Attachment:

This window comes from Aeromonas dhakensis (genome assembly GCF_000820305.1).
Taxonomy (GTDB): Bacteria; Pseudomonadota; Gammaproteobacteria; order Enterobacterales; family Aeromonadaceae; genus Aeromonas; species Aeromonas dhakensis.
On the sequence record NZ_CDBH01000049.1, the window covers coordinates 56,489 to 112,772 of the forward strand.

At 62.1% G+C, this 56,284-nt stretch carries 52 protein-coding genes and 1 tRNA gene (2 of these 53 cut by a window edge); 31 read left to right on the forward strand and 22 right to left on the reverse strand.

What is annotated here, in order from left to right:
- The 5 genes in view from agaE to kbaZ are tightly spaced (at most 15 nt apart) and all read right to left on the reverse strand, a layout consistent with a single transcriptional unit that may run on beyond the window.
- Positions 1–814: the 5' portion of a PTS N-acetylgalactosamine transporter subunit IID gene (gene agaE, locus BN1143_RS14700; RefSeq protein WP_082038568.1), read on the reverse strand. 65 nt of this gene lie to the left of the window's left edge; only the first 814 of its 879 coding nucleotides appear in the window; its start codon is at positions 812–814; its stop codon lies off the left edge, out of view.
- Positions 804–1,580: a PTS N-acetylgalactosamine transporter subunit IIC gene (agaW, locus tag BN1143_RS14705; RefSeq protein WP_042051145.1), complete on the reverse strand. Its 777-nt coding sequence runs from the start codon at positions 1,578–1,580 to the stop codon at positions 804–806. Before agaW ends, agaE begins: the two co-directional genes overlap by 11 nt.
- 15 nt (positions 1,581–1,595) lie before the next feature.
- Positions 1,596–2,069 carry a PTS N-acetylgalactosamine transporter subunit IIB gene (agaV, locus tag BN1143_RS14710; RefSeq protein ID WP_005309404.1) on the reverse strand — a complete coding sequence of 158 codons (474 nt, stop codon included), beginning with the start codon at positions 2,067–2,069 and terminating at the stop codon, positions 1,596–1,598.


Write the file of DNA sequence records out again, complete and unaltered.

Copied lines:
This window comes from Aeromonas dhakensis (genome assembly GCF_000820305.1).
Taxonomy (GTDB): Bacteria; Pseudomonadota; Gammaproteobacteria; order Enterobacterales; family Aeromonadaceae; genus Aeromonas; species Aeromonas dhakensis.
On the sequence record NZ_CDBH01000049.1, the window covers coordinates 56,489 to 112,772 of the forward strand.

At 62.1% G+C, this 56,284-nt stretch carries 52 protein-coding genes and 1 tRNA gene (2 of these 53 cut by a window edge); 31 read left to right on the forward strand and 22 right to left on the reverse strand.

What is annotated here, in order from left to right:
- The 5 genes in view from agaE to kbaZ are tightly spaced (at most 15 nt apart) and all read right to left on the reverse strand, a layout consistent with a single transcriptional unit that may run on beyond the window.
- Positions 1–814: the 5' portion of a PTS N-acetylgalactosamine transporter subunit IID gene (gene agaE, locus BN1143_RS14700; RefSeq protein WP_082038568.1), read on the reverse strand. 65 nt of this gene lie to the left of the window's left edge; only the first 814 of its 879 coding nucleotides appear in the window; its start codon is at positions 812–814; its stop codon lies off the left edge, out of view.
- Positions 804–1,580: a PTS N-acetylgalactosamine transporter subunit IIC gene (agaW, locus tag BN1143_RS14705; RefSeq protein WP_042051145.1), complete on the reverse strand. Its 777-nt coding sequence runs from the start codon at positions 1,578–1,580 to the stop codon at positions 804–806. Before agaW ends, agaE begins: the two co-directional genes overlap by 11 nt.
- 15 nt (positions 1,581–1,595) lie before the next feature.
- Positions 1,596–2,069 carry a PTS N-acetylgalactosamine transporter subunit IIB gene (agaV, locus tag BN1143_RS14710; RefSeq protein ID WP_005309404.1) on the reverse strand — a complete coding sequence of 158 codons (474 nt, stop codon included), beginning with the start codon at positions 2,067–2,069 and terminating at the stop codon, positions 1,596–1,598.